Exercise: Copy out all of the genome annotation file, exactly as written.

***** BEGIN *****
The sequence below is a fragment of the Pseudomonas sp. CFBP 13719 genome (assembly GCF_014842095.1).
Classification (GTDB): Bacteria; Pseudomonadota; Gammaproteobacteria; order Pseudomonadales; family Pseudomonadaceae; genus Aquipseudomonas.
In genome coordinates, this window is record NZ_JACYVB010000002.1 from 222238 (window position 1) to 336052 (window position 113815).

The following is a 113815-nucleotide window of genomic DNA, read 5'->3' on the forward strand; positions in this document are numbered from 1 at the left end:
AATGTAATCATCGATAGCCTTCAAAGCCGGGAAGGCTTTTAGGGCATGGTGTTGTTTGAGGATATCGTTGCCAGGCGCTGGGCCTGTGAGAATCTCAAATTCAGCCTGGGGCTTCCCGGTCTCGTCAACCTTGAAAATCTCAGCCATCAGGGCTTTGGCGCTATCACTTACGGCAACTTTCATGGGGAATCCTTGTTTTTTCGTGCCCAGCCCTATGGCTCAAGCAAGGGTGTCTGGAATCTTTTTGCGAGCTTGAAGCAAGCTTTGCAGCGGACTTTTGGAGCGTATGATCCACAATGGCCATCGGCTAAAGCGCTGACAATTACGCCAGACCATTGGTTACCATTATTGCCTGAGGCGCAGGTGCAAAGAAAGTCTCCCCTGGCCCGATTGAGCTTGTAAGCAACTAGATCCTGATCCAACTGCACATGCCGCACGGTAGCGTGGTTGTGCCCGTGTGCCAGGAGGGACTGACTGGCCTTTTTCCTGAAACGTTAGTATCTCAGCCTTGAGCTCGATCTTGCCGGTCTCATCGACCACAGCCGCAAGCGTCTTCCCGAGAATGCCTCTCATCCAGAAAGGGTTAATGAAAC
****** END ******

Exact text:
The sequence below is a fragment of the Pseudomonas sp. CFBP 13719 genome (assembly GCF_014842095.1).
Classification (GTDB): Bacteria; Pseudomonadota; Gammaproteobacteria; order Pseudomonadales; family Pseudomonadaceae; genus Aquipseudomonas.
In genome coordinates, this window is record NZ_JACYVB010000002.1 from 222238 (window position 1) to 336052 (window position 113815).

The following is a 113815-nucleotide window of genomic DNA, read 5'->3' on the forward strand; positions in this document are numbered from 1 at the left end:
AATGTAATCATCGATAGCCTTCAAAGCCGGGAAGGCTTTTAGGGCATGGTGTTGTTTGAGGATATCGTTGCCAGGCGCTGGGCCTGTGAGAATCTCAAATTCAGCCTGGGGCTTCCCGGTCTCGTCAACCTTGAAAATCTCAGCCATCAGGGCTTTGGCGCTATCACTTACGGCAACTTTCATGGGGAATCCTTGTTTTTTCGTGCCCAGCCCTATGGCTCAAGCAAGGGTGTCTGGAATCTTTTTGCGAGCTTGAAGCAAGCTTTGCAGCGGACTTTTGGAGCGTATGATCCACAATGGCCATCGGCTAAAGCGCTGACAATTACGCCAGACCATTGGTTACCATTATTGCCTGAGGCGCAGGTGCAAAGAAAGTCTCCCCTGGCCCGATTGAGCTTGTAAGCAACTAGATCCTGATCCAACTGCACATGCCGCACGGTAGCGTGGTTGTGCCCGTGTGCCAGGAGGGACTGACTGGCCTTTTTCCTGAAACGTTAGTATCTCAGCCTTGAGCTCGATCTTGCCGGTCTCATCGACCACAGCCGCAAGCGTCTTCCCGAGAATGCCTCTCATCCAGAAAGGGTTAATGAAAC